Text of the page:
Tag: Change

At 3:00pm CST today, many MLB players will exhale a sigh of relief. The July trade deadline will have passed, and players won’t be worrying if they’ll be sleeping in a different city tonight. For fans, trades are exciting—many of us become glued to Twitter and MLB Trade Rumors tracking the numerous transactions. We want to see who is going to make the biggest push for October. As Rays’ pitcher Chris Archer recently tweeted, “If anyone wants to know what it looks like to be all in, check out the Jays.” (Toronto has been just one of many teams moving players around the league.) For players, trades bring anxiety. While the quick trades are fun to follow, we sometimes lose perspective that trades quickly uproot players’ lives.

Now, trading is a part of the game and makes for late summer runs for a few teams, but with the ever-expanding platforms of social media, players are affected by rumors more and more often. Take the Mets’ Wilmer Flores, who thought he was being traded when he received an overwhelming round of applause as he stepped up to the plate in the seventh inning. With many news outlets, including the New York Times, reporting that high-ranking team executives were leaking a trade of Flores to the Brewers, word spread like wild fire around Citi Field. Flores, now 23, was drafted by the Mets on his 16th birthday and had been with them ever since. He was visibly upset on the field, wiping away tears on his sleeve as he took the field in the top of the eighth. After the game when Flores was addressing the media, he said he was upset because he would have had to leave his teammates and the only organization he has ever known.

Once players are traded, they have to move their families, find new homes, and start anew in a different city. While all teams have personnel to help make the transition as smooth as possible for players, it’s still an emotional process that could always use more assistance. Players move the minute they’re traded and go play for another team; their families are the ones who have to deal with the stress of moving or not moving (which can leave months of being away from husbands/fathers). While trades have been and will be apart of sports always, a new method of coping around the trade deadline may be needed.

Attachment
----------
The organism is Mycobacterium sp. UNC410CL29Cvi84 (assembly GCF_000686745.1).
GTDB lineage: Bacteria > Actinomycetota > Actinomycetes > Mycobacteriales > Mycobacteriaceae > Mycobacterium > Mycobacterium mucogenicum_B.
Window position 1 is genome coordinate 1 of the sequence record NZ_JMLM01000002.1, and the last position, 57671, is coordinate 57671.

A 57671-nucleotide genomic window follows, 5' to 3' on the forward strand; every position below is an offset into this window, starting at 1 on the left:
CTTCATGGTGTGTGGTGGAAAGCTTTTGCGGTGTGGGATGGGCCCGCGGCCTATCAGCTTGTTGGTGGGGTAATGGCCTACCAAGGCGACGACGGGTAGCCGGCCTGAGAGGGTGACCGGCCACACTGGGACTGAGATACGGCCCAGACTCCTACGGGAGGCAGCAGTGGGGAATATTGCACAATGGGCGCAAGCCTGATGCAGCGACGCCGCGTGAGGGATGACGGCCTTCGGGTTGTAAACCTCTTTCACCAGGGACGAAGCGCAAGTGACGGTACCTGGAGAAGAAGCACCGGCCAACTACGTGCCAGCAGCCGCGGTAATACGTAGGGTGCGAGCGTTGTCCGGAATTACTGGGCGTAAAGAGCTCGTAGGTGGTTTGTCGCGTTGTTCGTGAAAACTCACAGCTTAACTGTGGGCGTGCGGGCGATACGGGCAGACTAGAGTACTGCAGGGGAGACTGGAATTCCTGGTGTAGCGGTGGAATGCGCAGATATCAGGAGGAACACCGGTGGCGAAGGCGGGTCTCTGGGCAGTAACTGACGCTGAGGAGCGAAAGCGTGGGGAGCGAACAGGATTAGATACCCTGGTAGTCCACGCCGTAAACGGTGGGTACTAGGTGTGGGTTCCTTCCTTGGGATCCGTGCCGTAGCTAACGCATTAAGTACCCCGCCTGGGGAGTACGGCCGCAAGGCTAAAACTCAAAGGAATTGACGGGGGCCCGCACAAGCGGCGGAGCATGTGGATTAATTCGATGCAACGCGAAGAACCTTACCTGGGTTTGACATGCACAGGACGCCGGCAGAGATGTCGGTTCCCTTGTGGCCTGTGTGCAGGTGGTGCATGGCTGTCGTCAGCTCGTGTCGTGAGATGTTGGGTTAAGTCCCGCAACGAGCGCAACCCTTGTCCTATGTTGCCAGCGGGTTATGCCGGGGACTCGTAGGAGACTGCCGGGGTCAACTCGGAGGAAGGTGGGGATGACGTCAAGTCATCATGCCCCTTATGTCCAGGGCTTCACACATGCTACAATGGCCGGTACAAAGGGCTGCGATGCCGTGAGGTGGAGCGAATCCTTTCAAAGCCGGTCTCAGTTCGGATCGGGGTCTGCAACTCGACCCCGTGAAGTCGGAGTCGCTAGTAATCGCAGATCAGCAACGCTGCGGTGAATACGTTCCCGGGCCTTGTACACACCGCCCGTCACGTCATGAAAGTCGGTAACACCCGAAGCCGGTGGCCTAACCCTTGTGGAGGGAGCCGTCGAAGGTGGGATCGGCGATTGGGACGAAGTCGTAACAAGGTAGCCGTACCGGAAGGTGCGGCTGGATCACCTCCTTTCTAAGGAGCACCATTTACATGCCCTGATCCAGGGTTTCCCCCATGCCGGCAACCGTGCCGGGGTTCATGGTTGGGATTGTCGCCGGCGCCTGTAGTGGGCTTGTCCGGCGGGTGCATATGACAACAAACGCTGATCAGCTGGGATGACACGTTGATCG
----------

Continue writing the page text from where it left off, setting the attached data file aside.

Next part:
Tomorrow, Disney-Pixar’s newest animated film, Inside Out, officially releases in theaters. Without giving too many plot spoilers… The movie centers on a young girl, Riley, whose mind is controlled by embodiments of five emotions: Joy, Sadness, Fear, Disgust, and Anger. When her family moves from Minneapolis to San Francisco, her emotions try to help her manage all of the changes that have ensued.

I spoke with Premier’s Dr. Allie Wagener earlier this week to talk about how our emotions work and what we can do to manage them while we’re under duress.

Inside Out centers around five emotions, but we don’t operate using just five emotions—how many emotions are there/do we operate on a spectrum of emotions?

Dr. Allie: There is not a limit to how many emotions a person can experience. It’s pretty amazing being a human being that we get to feel an abundance of emotions that range from joy to excitement, fear, love, worry, jealousy, and disappointment to name a few. Emotions are often transient, and we may experience hundreds of emotions throughout our day—some lasting longer or impacting us more severely than others.

How do our emotions play a role in how we function? (In the movie, it seems as if the emotions control how Riley acts in everyday situations, but our emotions don’t control us, do they?)

Dr. Allie: It is easy to fall into the trap that emotions do control us because they can feel so powerful. However, we are the ones in control of what we do, what we say, and how we react. We may not be able to control what we feel or experience emotionally, but we do have control over how we respond to those emotions. For example, an athlete may strike out while batting and experience disappointment or sadness. Both are two emotions that are natural to feel after striking out. The athlete does not have control over how he feels about his at-bat, but he does have control about how he reacts as he walks back to the dugout. He can exhibit actions associated with those negative feelings (i.e. hangs his head, throws his helmet on the ground, or says out loud “I am terrible.”) or he can walk back to the dugout in a positive way (i.e. head held high, high-fiving his teammate who is on deck, saying out loud “I got it next time”).

Our emotions don’t control us, and we can’t control our emotions either – but how do we best manage them? Do you have any advice on how to, for example, calm yourself in a stressful situation?